While the New York City paid sick leave law enacted in 2013 over the veto of then-Mayor Michael Bloomberg has yet to become effective, Mayor Bill de Blasio and City Council Speaker Melissa Mark-Viverito already have proposed significant modifications to the legislation. The proposed changes are likely to be enacted in short order, according to many observers. (For information on the current legislation and employer obligations, see our article, New York City Employers Must Prepare for Paid Sick Leave, Going into Effect April 1, 2014.) The proposed modifications are summarized below.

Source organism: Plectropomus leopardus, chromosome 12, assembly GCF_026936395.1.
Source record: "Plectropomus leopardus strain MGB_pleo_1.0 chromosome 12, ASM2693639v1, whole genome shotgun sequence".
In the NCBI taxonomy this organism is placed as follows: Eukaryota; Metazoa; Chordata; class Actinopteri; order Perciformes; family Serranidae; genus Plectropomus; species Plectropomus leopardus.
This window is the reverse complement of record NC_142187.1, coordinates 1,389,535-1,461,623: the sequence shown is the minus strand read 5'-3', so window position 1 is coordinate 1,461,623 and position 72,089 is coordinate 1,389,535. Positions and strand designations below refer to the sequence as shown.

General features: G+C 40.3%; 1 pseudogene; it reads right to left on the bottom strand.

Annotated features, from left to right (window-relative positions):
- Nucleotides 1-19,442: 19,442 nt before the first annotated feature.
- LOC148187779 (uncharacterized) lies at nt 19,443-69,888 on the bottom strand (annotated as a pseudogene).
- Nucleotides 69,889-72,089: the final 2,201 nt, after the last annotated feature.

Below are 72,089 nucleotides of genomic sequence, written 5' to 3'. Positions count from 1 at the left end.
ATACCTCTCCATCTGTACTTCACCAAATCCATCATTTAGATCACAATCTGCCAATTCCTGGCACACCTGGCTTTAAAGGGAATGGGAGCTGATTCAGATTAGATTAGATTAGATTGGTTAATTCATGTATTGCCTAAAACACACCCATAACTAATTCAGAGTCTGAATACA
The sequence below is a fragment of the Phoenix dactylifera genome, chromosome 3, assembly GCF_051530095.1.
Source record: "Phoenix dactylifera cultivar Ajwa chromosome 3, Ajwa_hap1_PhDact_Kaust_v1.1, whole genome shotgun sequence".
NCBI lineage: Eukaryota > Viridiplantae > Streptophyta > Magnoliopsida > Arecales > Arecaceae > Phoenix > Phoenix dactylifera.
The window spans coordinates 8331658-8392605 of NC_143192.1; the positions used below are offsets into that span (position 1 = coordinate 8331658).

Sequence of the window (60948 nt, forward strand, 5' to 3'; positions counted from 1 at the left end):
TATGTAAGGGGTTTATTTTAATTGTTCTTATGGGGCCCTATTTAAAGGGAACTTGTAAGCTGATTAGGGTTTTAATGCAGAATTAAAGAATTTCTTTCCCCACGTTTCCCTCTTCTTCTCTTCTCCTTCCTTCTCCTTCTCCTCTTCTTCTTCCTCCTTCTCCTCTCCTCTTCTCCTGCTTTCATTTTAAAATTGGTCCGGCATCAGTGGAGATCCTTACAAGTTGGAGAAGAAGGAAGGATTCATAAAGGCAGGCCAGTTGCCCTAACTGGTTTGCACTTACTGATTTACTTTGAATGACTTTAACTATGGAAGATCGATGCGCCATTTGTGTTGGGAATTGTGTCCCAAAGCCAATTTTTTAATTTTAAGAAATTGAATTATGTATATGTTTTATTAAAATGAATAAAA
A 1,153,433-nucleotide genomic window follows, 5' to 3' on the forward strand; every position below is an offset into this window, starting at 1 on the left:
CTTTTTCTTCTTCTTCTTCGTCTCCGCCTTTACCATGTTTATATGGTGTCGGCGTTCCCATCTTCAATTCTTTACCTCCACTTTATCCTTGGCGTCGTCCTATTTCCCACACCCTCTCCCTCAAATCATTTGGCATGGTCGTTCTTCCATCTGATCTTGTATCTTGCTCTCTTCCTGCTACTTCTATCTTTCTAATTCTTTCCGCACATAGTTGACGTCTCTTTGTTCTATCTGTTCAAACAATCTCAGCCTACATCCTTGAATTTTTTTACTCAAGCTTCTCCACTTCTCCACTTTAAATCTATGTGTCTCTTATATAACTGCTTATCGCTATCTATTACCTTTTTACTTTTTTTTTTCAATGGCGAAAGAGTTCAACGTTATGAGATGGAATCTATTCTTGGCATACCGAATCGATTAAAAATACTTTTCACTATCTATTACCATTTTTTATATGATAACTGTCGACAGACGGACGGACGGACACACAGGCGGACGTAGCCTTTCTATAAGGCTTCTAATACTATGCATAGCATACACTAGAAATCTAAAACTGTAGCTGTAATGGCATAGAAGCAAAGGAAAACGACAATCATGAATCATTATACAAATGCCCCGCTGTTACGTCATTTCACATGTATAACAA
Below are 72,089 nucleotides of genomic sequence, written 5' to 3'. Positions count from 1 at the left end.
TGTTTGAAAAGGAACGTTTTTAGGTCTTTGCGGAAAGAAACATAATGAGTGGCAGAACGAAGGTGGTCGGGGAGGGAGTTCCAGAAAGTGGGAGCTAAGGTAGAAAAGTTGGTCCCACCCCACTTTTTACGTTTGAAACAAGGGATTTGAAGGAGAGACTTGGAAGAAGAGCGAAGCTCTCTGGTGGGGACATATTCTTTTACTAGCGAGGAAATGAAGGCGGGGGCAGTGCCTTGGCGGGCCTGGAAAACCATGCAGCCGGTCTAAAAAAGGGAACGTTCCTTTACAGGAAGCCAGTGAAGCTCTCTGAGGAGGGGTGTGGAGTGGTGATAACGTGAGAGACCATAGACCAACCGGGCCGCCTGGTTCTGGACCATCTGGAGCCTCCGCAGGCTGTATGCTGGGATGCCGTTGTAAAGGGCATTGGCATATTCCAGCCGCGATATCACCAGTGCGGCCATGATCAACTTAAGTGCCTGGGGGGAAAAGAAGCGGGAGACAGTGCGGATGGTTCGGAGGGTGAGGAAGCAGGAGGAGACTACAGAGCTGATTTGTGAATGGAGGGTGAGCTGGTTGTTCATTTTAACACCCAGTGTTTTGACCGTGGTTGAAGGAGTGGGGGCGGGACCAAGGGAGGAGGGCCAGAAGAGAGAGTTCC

• Employers with at least five, rather than 15, employees will be covered by the law. (It is unclear both under the current and proposed legislation whether the threshold number of employees must be employed in New York City.)
  • The exclusion for manufacturing businesses classified in sections 31, 32 and 33 of the North American Industry Classification System would be eliminated.
  • The relatives for whom an employee may take statutory leave for caretaking would expand to include siblings (including half siblings, step siblings, or siblings related through adoption), grandchildren and grandparents. 
  • The period in which to file an administrative complaint alleging a violation of the law would increase to three years from the current 270 days.
  • The Commissioner would receive authority to conduct investigations of violations of the law on his or her own initiative.
  • The Mayor would have authority to designate an agency other than the Department of Consumer Affairs to handle complaints and otherwise enforce the law.